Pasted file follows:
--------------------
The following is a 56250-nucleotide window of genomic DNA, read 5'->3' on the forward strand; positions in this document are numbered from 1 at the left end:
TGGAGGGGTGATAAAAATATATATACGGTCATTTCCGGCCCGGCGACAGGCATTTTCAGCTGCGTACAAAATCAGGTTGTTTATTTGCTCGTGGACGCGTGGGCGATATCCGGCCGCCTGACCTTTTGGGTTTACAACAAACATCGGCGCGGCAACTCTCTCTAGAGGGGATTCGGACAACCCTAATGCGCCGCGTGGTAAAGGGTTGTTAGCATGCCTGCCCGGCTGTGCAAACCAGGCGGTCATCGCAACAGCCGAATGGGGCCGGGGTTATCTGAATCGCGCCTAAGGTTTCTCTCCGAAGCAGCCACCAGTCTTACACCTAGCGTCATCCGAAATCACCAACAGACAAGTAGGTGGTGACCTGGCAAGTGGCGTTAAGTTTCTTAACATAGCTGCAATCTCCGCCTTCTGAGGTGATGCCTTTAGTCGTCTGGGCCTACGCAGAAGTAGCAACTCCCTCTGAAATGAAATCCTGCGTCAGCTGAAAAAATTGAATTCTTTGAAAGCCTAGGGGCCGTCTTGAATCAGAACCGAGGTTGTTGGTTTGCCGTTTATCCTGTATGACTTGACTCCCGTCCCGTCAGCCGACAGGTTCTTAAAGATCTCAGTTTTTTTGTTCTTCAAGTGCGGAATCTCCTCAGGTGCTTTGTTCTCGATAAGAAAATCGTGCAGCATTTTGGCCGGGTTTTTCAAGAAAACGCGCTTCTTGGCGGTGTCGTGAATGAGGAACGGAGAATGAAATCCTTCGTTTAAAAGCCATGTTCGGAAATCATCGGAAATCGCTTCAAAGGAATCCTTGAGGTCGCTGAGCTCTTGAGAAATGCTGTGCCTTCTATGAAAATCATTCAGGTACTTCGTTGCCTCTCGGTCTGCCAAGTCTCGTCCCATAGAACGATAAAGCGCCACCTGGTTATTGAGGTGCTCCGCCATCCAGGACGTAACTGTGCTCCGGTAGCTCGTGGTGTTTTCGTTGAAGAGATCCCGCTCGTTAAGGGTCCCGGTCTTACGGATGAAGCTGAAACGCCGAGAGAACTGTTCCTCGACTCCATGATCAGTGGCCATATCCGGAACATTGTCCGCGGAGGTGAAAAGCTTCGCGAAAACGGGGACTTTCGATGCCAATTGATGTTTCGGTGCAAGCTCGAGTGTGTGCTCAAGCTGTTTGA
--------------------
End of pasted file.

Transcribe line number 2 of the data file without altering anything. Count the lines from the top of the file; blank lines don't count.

TGGAGGGGTGATAAAAATATATATACGGTCATTTCCGGCCCGGCGACAGGCATTTTCAGCTGCGTACAAAATCAGGTTGTTTATTTGCTCGTGGACGCGTGGGCGATATCCGGCCGCCTGACCTTTTGGGTTTACAACAAACATCGGCGCGGCAACTCTCTCTAGAGGGGATTCGGACAACCCTAATGCGCCGCGTGGTAAAGGGTTGTTAGCATGCCTGCCCGGCTGTGCAAACCAGGCGGTCATCGCAACAGCCGAATGGGGCCGGGGTTATCTGAATCGCGCCTAAGGTTTCTCTCCGAAGCAGCCACCAGTCTTACACCTAGCGTCATCCGAAATCACCAACAGACAAGTAGGTGGTGACCTGGCAAGTGGCGTTAAGTTTCTTAACATAGCTGCAATCTCCGCCTTCTGAGGTGATGCCTTTAGTCGTCTGGGCCTACGCAGAAGTAGCAACTCCCTCTGAAATGAAATCCTGCGTCAGCTGAAAAAATTGAATTCTTTGAAAGCCTAGGGGCCGTCTTGAATCAGAACCGAGGTTGTTGGTTTGCCGTTTATCCTGTATGACTTGACTCCCGTCCCGTCAGCCGACAGGTTCTTAAAGATCTCAGTTTTTTTGTTCTTCAAGTGCGGAATCTCCTCAGGTGCTTTGTTCTCGATAAGAAAATCGTGCAGCATTTTGGCCGGGTTTTTCAAGAAAACGCGCTTCTTGGCGGTGTCGTGAATGAGGAACGGAGAATGAAATCCTTCGTTTAAAAGCCATGTTCGGAAATCATCGGAAATCGCTTCAAAGGAATCCTTGAGGTCGCTGAGCTCTTGAGAAATGCTGTGCCTTCTATGAAAATCATTCAGGTACTTCGTTGCCTCTCGGTCTGCCAAGTCTCGTCCCATAGAACGATAAAGCGCCACCTGGTTATTGAGGTGCTCCGCCATCCAGGACGTAACTGTGCTCCGGTAGCTCGTGGTGTTTTCGTTGAAGAGATCCCGCTCGTTAAGGGTCCCGGTCTTACGGATGAAGCTGAAACGCCGAGAGAACTGTTCCTCGACTCCATGATCAGTGGCCATATCCGGAACATTGTCCGCGGAGGTGAAAAGCTTCGCGAAAACGGGGACTTTCGATGCCAATTGATGTTTCGGTGCAAGCTCGAGTGTGTGCTCAAGCTGTTTGA